it’s become a ritual, before sharpening pencils and binding books
and sorting papers and making calls,
i must know what everyone is eating.

“marco polo,” he says.
the name of a sandwich that was
poorly selected for him to choose from on
a menu with 20-something other poorly-named sandwiches.
no, what is in your sandwich?
he doesn’t know he says with a shrug.
i place the lid back on my split pea and push it aside.
i tell him to take a big bite, chew slowly, and name what you can taste.

after a long moment, eyelids fly open and he names
turkey?–no, chicken.
he’s smiling as he stares deeply between two slices of Italian bread and says,

“marco polo, are they serious?”

Glasbern and Always After

So why return to Glasbern Country Inn?IMG_8281If the deep quiet of farmland and still waters is not enough, then here are my three other reasons: to taste their winter menu (because you know their Spring blew me away like mighty winds against a dandelion), to continue photographing a single place during it’s each season, and the absolute truest reason of them all, I returned for love. To sit across from this man, coffee in hand, almost entirely alone…finally alone.


It is extremely rare living with two, big families, to ever feel we have a place to ourselves. One family in my small, Queens, semi-basement apartment, the other in Brooklyn. Heading to Pennsylvania where there is nothing but land, water, roaming cows and amazing eats, is nothing short of bliss. I didn’t even get to the part where we sleep in a large barn with a king-sized bed, fireplace, and Jacuzzi, did I?

For this trip, I came prepared. The day before we left I made Jon’s Spicy Lemon Garlic hummus, my Cherry Bourbon Brownies but with walnuts in it this time, and one of Dan’s favorites, Ham and Cheddar buttermilk mini-muffins, adapted from a Lee Bailey recipe that I will share with you at another time.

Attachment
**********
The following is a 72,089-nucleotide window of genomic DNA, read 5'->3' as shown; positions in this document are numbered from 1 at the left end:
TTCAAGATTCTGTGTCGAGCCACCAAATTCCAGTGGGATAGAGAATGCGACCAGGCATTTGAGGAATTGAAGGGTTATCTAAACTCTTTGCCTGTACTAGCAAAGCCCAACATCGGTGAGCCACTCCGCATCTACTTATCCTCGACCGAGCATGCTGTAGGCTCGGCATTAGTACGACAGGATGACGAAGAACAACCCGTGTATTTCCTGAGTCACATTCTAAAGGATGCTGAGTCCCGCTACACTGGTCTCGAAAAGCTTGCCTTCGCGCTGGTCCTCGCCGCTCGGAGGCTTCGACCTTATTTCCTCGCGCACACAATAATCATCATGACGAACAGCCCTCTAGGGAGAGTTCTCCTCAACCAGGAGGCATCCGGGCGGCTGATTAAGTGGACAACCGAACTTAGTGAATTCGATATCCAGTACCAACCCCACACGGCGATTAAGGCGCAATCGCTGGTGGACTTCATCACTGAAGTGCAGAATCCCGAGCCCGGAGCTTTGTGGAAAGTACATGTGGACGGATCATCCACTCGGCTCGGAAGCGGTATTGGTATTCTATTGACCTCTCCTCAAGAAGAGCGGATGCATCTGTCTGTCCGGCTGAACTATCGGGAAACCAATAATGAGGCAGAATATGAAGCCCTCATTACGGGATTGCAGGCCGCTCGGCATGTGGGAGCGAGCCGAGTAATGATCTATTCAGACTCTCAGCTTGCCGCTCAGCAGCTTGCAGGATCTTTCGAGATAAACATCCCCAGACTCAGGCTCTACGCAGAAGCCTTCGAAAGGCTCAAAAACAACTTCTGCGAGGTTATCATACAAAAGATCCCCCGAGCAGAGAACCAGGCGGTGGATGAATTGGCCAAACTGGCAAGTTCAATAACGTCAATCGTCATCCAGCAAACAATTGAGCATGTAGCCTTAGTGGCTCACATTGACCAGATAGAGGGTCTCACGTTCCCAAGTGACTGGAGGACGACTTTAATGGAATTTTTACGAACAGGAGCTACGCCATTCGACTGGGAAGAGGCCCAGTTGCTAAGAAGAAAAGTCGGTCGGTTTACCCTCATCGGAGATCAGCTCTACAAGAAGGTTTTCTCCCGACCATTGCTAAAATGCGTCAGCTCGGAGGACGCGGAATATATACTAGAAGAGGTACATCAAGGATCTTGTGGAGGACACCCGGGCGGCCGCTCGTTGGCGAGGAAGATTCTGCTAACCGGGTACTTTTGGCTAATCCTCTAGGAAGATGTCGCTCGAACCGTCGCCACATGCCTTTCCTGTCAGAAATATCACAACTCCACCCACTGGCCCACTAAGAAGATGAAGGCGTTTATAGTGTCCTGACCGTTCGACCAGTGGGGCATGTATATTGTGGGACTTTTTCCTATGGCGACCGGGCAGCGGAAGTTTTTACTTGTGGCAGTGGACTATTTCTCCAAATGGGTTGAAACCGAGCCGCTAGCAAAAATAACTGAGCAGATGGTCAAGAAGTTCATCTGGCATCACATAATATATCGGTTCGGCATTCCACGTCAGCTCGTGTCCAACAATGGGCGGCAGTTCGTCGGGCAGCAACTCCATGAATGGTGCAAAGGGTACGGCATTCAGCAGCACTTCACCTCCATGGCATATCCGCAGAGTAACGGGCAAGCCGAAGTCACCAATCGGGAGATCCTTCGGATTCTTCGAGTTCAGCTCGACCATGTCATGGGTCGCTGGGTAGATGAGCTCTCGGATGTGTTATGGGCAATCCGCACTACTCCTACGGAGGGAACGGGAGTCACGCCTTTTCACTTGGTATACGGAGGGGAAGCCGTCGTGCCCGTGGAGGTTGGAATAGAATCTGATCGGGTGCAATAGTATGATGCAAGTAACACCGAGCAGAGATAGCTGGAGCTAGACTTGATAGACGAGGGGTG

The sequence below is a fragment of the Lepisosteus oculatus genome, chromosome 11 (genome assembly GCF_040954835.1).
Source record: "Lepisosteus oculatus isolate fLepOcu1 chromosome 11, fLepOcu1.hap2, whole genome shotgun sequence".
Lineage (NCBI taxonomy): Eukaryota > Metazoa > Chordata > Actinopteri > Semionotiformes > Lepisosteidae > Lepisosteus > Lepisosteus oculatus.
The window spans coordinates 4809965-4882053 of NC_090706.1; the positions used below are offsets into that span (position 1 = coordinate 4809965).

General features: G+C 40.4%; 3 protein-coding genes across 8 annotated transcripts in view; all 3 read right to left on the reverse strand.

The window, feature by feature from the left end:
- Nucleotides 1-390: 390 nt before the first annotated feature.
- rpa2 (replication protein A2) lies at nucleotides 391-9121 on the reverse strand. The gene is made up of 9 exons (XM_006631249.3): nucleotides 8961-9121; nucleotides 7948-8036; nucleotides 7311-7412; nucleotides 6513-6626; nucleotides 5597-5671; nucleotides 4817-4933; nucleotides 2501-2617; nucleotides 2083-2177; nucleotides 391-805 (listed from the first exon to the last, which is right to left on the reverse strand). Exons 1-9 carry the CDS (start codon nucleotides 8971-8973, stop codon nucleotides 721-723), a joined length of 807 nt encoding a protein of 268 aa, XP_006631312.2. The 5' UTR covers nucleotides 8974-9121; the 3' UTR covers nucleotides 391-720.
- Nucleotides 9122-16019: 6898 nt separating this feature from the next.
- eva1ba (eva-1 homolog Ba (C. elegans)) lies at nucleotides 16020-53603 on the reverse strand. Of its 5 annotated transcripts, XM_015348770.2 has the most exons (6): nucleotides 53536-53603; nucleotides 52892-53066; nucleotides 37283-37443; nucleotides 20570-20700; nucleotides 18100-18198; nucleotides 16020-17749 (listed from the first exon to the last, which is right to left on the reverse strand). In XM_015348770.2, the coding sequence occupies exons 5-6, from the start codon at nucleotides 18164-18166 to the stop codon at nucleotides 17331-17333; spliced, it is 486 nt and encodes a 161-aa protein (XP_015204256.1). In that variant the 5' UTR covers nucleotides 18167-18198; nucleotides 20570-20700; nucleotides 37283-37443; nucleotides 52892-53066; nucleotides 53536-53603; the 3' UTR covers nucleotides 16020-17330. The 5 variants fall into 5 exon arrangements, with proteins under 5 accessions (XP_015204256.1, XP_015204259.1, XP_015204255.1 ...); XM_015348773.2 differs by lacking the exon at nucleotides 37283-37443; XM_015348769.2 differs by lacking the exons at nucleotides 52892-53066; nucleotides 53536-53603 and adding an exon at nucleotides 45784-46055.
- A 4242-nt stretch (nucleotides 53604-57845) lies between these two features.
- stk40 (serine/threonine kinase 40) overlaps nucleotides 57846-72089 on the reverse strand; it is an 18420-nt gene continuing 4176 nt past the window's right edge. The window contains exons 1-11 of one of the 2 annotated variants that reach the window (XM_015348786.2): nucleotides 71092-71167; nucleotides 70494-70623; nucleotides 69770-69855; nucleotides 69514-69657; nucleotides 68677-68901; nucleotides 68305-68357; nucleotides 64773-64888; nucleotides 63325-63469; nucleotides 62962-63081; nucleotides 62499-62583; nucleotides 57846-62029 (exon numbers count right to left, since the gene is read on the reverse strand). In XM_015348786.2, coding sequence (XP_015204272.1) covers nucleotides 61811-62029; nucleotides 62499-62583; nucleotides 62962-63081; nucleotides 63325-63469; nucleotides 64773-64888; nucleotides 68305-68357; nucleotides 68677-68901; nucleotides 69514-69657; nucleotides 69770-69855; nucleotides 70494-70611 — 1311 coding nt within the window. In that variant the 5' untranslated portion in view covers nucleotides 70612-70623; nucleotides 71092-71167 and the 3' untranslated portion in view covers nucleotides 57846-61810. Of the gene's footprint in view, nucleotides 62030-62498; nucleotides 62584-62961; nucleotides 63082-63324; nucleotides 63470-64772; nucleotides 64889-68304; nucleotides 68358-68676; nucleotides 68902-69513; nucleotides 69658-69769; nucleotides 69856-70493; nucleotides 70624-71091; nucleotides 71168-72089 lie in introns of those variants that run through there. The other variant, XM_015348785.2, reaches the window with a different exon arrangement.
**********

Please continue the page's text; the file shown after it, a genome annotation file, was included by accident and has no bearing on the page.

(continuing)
We arrived when the sun was setting. We sat on top of a hill basking in deep, orange light, patiently waiting to get our feast on.

As soon as the sun dipped too low to feel it, we practically ran towards fine dining. I do believe we did this both nights. Their Butter Valley Bib Salad, topped with pomegranate seeds, chèvre, candied pumpkin seeds, greens dressed in a maple walnut vinaigrette, was a favorite starter alongside our truest favorite: bread and their roasted garlic paste in olive oil, rosemary lovingly placed on the plate. We then got their charcuterie board that I would need to get again the next day, but this time, with local cheeses.

On the board: duck prosciutto, lonza (cured pork which was AMAZING and salty and perfectly pink), herbed sausage, soppressata, grainy mustard and pickled cabbage. The names of the cheeses next night escape me, but I was mostly tipsy off of local beer and their beautiful Jack Daniels Chocolate Gelato at that point. (I will always order this for as long as they have it on their menu.)


On our plates: Night 1, I ordered their special. Special because it was a first test recipe for them and also special because these prawns only make their debut two months out of the year. Dan had their freebird chicken breast, solely based on the fact that the last time he had it, he fell in love.

Next night, we ordered a meal that tasted like fall and winter.  His risotto dotted with peas and mushrooms. My center-cut porkchop had an apple cider glaze. But what I cannot stop talking about, or thinking about, is the silkiness of the sweet potato puree that accompanied it. It was so simple and all I had were questions. Did they use a food processor? A heavy or light cream? Definitely farm-fresh butter. Is it whipped? Dan thinks they may’ve put the sweet potato through a strainer–twice. Whatever it was, I’ve every intention of remembering it forever. I’d like to make my own, and think I will once a chill in the air returns to us.